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Keidel: Football Won’t Be The Same Without Pat Summerall

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Pat Summerall (Credit: Rick Stewart/Getty Images)

Pat Summerall (Credit: Rick Stewart/Getty Images)

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By Jason Keidel
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During the NFL’s golden years, Pat Summerall was its golden voice.

The baritone bard of the NFL for nearly 40 years, Summerall nursed an entire generation into the card-carrying, frothing football maniacs we’ve become. His broadcasting career was so distinguished that you’d never know he actually played the very game he framed from the booth in pitch-perfect harmony.

Like many of you, I was reared on football, proudly branding myself a Bradshaw Baby. I was weaned on Mean Joe Greene, viewing the game from my dad’s lap until we both learned to sprawl across a couch every Sunday; the living room our de facto church, the television our altar.

There are certain voices, microphone monoliths, who stick to a sport tighter than the uniforms. And while he did a divine job calling golf and tennis, Summerall is football, one of a small cadre of play-by-play commentators whose names are an emblem of essential moments. Over the last 40 years our ears perked for the pantheon of Howard Cosell, Curt Gowdy, Vin Scully and Summerall, who called an incredible 16 Super Bowls.

After an early run with Tom Brookshire, Summerall formed an immortal broadcast kinship with John Madden. And the two became the faces and voices of our new, national sport, leapfrogging baseball sometime between 1975 and 1985.

If Madden was LeBron James then Summerall was Dwyane Wade, each serving himself and each other without any apparent effort. While Madden’s spastic, screen-scribbling approach spiked your adrenaline, Summerall was the calming cadence of reason.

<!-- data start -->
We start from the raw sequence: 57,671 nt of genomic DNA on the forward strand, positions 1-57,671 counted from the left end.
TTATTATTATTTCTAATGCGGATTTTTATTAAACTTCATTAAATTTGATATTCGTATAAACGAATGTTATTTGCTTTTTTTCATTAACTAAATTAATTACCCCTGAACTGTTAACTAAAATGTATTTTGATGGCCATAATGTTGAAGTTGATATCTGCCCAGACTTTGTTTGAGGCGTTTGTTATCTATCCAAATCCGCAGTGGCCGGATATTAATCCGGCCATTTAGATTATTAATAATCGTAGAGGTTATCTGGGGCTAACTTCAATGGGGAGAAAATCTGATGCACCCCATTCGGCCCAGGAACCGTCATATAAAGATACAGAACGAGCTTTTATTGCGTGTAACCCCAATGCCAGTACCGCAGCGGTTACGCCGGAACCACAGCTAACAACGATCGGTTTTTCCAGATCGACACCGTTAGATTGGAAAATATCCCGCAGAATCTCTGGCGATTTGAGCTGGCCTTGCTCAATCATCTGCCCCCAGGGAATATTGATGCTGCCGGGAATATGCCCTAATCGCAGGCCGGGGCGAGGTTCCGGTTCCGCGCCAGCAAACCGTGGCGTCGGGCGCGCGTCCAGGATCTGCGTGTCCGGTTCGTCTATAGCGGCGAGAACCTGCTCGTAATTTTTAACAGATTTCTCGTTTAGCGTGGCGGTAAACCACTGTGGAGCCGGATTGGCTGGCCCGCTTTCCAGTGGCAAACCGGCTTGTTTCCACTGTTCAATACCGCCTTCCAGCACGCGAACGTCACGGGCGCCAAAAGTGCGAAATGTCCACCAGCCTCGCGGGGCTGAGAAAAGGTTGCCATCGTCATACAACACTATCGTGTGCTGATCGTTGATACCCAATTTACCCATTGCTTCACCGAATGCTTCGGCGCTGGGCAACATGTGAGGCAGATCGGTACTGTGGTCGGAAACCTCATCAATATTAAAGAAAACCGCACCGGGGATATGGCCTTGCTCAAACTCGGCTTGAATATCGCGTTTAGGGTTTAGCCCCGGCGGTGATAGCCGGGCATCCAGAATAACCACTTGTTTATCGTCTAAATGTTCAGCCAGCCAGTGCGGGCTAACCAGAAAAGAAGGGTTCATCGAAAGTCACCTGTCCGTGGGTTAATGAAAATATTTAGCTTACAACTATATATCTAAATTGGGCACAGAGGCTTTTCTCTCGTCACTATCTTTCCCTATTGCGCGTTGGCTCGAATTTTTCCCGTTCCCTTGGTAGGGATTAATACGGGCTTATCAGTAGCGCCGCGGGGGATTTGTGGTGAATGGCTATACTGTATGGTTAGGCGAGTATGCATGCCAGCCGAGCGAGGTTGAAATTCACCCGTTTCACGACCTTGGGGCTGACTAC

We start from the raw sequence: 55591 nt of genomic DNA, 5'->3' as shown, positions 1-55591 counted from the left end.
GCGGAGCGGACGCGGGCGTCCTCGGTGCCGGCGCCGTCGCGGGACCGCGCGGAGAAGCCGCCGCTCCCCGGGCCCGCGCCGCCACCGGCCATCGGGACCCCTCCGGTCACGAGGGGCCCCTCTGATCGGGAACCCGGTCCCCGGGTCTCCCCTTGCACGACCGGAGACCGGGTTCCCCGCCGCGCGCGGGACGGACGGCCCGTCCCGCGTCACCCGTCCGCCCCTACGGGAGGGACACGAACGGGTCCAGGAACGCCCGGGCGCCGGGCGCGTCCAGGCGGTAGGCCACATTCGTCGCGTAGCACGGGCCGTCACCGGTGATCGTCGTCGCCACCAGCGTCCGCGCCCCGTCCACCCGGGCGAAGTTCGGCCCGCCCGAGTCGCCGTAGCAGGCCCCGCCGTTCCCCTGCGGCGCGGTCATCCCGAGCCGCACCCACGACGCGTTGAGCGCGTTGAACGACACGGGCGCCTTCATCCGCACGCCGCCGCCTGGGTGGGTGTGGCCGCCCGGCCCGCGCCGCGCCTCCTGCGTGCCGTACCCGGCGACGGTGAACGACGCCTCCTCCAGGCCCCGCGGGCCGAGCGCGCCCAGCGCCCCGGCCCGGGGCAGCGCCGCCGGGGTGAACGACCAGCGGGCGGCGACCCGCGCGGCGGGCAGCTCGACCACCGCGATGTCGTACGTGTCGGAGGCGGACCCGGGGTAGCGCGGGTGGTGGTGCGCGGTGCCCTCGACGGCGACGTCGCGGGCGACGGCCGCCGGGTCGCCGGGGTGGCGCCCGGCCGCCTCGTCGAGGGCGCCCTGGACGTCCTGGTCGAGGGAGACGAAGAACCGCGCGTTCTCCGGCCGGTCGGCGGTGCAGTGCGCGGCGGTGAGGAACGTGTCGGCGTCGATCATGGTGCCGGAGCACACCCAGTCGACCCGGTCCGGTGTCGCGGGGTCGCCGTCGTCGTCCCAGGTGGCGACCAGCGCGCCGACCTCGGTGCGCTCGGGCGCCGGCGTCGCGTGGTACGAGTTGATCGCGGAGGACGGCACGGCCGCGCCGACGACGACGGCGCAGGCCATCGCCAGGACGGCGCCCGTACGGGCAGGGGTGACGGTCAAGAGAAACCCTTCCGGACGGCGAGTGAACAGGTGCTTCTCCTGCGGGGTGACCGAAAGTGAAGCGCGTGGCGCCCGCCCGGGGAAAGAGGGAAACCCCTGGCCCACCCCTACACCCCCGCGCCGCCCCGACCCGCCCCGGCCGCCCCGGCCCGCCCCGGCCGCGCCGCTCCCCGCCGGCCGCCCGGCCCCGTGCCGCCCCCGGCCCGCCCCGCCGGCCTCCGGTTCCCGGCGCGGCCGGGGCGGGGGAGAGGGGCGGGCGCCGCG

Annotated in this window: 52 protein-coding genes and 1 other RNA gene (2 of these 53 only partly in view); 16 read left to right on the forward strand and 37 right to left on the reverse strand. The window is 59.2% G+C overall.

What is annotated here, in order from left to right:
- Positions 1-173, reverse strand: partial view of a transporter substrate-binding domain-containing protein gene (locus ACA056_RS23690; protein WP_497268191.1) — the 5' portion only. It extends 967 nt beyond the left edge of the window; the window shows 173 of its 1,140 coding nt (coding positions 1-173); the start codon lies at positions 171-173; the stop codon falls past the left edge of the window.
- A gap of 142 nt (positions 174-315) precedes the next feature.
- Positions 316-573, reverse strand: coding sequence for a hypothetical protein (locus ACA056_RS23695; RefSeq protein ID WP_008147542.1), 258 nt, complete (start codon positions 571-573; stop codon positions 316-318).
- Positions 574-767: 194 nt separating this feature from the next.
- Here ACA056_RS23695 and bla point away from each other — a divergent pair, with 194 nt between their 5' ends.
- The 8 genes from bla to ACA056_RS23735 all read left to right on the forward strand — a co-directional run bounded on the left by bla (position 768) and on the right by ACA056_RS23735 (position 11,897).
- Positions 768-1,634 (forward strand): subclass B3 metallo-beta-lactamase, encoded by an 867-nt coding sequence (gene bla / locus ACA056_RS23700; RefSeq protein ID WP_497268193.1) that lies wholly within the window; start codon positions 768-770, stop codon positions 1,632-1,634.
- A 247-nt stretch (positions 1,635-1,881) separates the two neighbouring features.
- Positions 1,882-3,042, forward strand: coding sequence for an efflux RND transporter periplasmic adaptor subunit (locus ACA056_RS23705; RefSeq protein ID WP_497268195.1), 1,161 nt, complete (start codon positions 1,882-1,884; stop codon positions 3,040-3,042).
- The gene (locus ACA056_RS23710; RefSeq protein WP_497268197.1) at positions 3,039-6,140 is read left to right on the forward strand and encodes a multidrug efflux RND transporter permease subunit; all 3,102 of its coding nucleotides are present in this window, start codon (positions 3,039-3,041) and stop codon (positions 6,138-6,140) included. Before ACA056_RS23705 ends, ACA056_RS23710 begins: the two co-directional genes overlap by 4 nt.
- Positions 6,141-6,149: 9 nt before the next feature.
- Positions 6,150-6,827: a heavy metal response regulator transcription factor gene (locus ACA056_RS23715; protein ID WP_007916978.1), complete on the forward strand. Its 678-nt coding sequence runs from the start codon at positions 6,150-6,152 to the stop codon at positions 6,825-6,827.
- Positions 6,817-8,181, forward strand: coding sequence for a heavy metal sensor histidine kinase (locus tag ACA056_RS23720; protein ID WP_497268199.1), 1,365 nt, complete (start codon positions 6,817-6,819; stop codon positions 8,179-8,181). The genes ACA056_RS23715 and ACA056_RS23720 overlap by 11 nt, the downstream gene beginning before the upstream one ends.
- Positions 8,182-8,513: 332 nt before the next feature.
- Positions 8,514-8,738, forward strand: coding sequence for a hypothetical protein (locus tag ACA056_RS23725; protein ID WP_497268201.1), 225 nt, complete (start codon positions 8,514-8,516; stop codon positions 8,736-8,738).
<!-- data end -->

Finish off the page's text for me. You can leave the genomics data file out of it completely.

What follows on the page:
While too many announcers and TV anchors think they are the show, rehearsing their throaty signature calls in front of hotel mirrors for years, Summerall knew the game was enough, and he spent four decades dwelling in sublime understatement.

Summerall is not known for style or suits or panache; just for perfection. The fact that he isn’t known for some pompous sermon speaks to how broadly and beautifully he painted the sporting canvas since the ’60s. And he did it all within an economy of words that belies the current template of narcissistic, hair-gelled, Armani-clad histrionics.

The Summerall-Brookshire tandem was just a year or two before my time. But he Madden-Summerall duet was as much a part of the game as the pigskin itself. Madden went on to endorse a myriad of products and spawn a billion-dollar video game franchise bearing his name, while Summerall just did his job, lobbing semantic softballs Madden’s way and deferring to the game, knowing when to talk or not — seemingly born with a perfect tuning fork for sound and silence.

Like many humans — particularly well-known and well-heeled members of society — Summerall fell prey to the bottle, and in 1992 he was told that his next drink could literally kill him. Forced into the Betty Ford Clinic, Summerall concedes that he spent an extra week in treatment because he was so ornery upon arrival. But he stayed, and stayed sober for 20 years.

As always, Summerall made the right call. And we are better fans, if not better people, because of it. Football, if not the world, won’t be the same without Summerall, sui generis of this generation.

Is Summerall your favorite all-time football announcer? If not, where does he rank on your list? Let us know in the comments section below…

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